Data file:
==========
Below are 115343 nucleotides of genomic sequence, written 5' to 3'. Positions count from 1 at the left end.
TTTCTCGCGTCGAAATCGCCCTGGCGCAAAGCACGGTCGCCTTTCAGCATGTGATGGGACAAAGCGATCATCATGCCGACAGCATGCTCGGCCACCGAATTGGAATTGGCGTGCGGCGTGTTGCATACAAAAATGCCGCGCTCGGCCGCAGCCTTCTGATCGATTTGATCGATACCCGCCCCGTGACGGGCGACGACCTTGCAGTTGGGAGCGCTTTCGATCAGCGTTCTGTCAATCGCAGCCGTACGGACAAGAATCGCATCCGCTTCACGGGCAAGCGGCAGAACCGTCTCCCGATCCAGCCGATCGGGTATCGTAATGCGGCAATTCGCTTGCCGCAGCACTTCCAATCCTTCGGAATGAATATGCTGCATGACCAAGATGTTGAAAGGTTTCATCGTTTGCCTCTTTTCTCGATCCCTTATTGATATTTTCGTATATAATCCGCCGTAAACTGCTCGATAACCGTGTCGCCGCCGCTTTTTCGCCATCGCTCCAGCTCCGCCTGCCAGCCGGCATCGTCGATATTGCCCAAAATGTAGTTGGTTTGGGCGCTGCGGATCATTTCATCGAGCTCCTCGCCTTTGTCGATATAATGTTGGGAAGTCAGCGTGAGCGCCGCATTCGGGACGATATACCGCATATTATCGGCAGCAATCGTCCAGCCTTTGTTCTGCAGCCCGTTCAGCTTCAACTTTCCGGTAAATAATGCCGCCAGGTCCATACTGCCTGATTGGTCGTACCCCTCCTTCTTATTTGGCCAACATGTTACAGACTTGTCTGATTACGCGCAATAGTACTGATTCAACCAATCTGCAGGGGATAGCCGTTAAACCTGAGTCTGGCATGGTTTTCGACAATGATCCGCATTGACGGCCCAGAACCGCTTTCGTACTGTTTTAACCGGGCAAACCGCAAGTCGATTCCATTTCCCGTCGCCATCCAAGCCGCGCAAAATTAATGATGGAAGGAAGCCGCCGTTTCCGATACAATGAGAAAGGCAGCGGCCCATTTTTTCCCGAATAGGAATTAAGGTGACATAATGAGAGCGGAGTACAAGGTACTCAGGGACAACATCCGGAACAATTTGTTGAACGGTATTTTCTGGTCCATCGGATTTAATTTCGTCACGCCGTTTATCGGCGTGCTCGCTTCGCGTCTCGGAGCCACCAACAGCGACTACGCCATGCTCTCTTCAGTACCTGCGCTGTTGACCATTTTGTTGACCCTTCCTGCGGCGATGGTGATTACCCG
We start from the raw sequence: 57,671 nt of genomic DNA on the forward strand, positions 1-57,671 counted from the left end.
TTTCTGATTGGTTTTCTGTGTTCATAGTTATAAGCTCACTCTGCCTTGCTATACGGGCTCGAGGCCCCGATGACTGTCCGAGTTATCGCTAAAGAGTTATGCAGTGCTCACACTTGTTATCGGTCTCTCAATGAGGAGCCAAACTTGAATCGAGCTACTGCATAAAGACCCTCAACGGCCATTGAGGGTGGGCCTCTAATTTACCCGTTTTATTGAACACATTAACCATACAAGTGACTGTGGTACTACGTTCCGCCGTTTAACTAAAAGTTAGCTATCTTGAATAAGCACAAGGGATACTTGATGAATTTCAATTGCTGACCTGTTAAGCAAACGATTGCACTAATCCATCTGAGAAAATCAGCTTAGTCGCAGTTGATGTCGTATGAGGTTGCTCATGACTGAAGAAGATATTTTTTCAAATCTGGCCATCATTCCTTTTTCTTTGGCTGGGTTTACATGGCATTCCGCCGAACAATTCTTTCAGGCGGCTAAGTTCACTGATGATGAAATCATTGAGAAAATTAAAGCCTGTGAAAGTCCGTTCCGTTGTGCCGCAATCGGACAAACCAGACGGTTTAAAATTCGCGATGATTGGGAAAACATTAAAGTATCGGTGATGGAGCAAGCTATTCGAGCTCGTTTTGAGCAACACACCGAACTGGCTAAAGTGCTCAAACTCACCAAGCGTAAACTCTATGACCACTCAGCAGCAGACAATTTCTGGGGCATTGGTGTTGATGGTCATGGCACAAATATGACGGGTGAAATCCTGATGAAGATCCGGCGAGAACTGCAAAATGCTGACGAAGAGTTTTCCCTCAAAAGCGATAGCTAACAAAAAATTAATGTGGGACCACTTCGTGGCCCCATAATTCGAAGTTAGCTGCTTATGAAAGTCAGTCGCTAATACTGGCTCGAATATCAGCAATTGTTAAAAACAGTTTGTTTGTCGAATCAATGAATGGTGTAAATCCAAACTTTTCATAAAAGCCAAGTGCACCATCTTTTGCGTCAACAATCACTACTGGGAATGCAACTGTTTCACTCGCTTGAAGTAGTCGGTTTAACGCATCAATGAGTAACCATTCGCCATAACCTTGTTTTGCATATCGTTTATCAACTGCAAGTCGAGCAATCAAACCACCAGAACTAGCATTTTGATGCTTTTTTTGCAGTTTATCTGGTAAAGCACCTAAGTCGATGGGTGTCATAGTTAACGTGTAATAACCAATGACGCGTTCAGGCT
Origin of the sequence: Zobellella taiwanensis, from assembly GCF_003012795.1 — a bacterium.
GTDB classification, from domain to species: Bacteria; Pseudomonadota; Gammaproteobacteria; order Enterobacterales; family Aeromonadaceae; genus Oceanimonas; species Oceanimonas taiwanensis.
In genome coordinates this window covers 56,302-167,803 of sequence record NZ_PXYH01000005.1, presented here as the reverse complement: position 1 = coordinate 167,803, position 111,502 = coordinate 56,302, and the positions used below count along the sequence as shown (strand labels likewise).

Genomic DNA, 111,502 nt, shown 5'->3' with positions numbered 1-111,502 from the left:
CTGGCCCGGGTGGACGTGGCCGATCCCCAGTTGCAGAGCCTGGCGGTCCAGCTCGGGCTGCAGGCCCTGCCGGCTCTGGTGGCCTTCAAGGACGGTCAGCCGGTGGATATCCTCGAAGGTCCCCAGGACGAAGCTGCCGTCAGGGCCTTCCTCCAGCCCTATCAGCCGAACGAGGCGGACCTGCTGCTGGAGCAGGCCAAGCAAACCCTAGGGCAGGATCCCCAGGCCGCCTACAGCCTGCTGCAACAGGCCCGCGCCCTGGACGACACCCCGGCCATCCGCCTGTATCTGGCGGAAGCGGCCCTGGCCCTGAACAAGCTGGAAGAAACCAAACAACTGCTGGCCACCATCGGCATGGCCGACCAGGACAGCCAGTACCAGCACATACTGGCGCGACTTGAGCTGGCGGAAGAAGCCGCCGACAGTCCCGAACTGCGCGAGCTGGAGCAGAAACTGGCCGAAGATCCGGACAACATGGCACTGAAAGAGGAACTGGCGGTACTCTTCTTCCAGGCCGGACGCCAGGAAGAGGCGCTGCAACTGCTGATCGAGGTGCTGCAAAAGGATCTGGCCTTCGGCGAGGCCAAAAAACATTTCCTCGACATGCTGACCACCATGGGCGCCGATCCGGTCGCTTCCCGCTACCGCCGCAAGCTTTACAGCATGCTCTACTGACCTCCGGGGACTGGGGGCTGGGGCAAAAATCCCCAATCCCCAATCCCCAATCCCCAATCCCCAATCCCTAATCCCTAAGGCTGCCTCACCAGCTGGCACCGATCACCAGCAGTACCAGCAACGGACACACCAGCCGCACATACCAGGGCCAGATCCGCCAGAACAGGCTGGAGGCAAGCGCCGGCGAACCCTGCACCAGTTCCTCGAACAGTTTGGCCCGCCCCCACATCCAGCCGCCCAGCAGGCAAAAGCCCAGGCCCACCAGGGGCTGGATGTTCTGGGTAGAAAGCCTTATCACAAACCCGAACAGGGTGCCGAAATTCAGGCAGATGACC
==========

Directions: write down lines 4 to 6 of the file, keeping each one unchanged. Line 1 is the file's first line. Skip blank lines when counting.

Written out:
TTTCTGATTGGTTTTCTGTGTTCATAGTTATAAGCTCACTCTGCCTTGCTATACGGGCTCGAGGCCCCGATGACTGTCCGAGTTATCGCTAAAGAGTTATGCAGTGCTCACACTTGTTATCGGTCTCTCAATGAGGAGCCAAACTTGAATCGAGCTACTGCATAAAGACCCTCAACGGCCATTGAGGGTGGGCCTCTAATTTACCCGTTTTATTGAACACATTAACCATACAAGTGACTGTGGTACTACGTTCCGCCGTTTAACTAAAAGTTAGCTATCTTGAATAAGCACAAGGGATACTTGATGAATTTCAATTGCTGACCTGTTAAGCAAACGATTGCACTAATCCATCTGAGAAAATCAGCTTAGTCGCAGTTGATGTCGTATGAGGTTGCTCATGACTGAAGAAGATATTTTTTCAAATCTGGCCATCATTCCTTTTTCTTTGGCTGGGTTTACATGGCATTCCGCCGAACAATTCTTTCAGGCGGCTAAGTTCACTGATGATGAAATCATTGAGAAAATTAAAGCCTGTGAAAGTCCGTTCCGTTGTGCCGCAATCGGACAAACCAGACGGTTTAAAATTCGCGATGATTGGGAAAACATTAAAGTATCGGTGATGGAGCAAGCTATTCGAGCTCGTTTTGAGCAACACACCGAACTGGCTAAAGTGCTCAAACTCACCAAGCGTAAACTCTATGACCACTCAGCAGCAGACAATTTCTGGGGCATTGGTGTTGATGGTCATGGCACAAATATGACGGGTGAAATCCTGATGAAGATCCGGCGAGAACTGCAAAATGCTGACGAAGAGTTTTCCCTCAAAAGCGATAGCTAACAAAAAATTAATGTGGGACCACTTCGTGGCCCCATAATTCGAAGTTAGCTGCTTATGAAAGTCAGTCGCTAATACTGGCTCGAATATCAGCAATTGTTAAAAACAGTTTGTTTGTCGAATCAATGAATGGTGTAAATCCAAACTTTTCATAAAAGCCAAGTGCACCATCTTTTGCGTCAACAATCACTACTGGGAATGCAACTGTTTCACTCGCTTGAAGTAGTCGGTTTAACGCATCAATGAGTAACCATTCGCCATAACCTTGTTTTGCATATCGTTTATCAACTGCAAGTCGAGCAATCAAACCACCAGAACTAGCATTTTGATGCTTTTTTTGCAGTTTATCTGGTAAAGCACCTAAGTCGATGGGTGTCATAGTTAACGTGTAATAACCAATGACGCGTTCAGGCT
Origin of the sequence: Zobellella taiwanensis, from assembly GCF_003012795.1 — a bacterium.
GTDB classification, from domain to species: Bacteria; Pseudomonadota; Gammaproteobacteria; order Enterobacterales; family Aeromonadaceae; genus Oceanimonas; species Oceanimonas taiwanensis.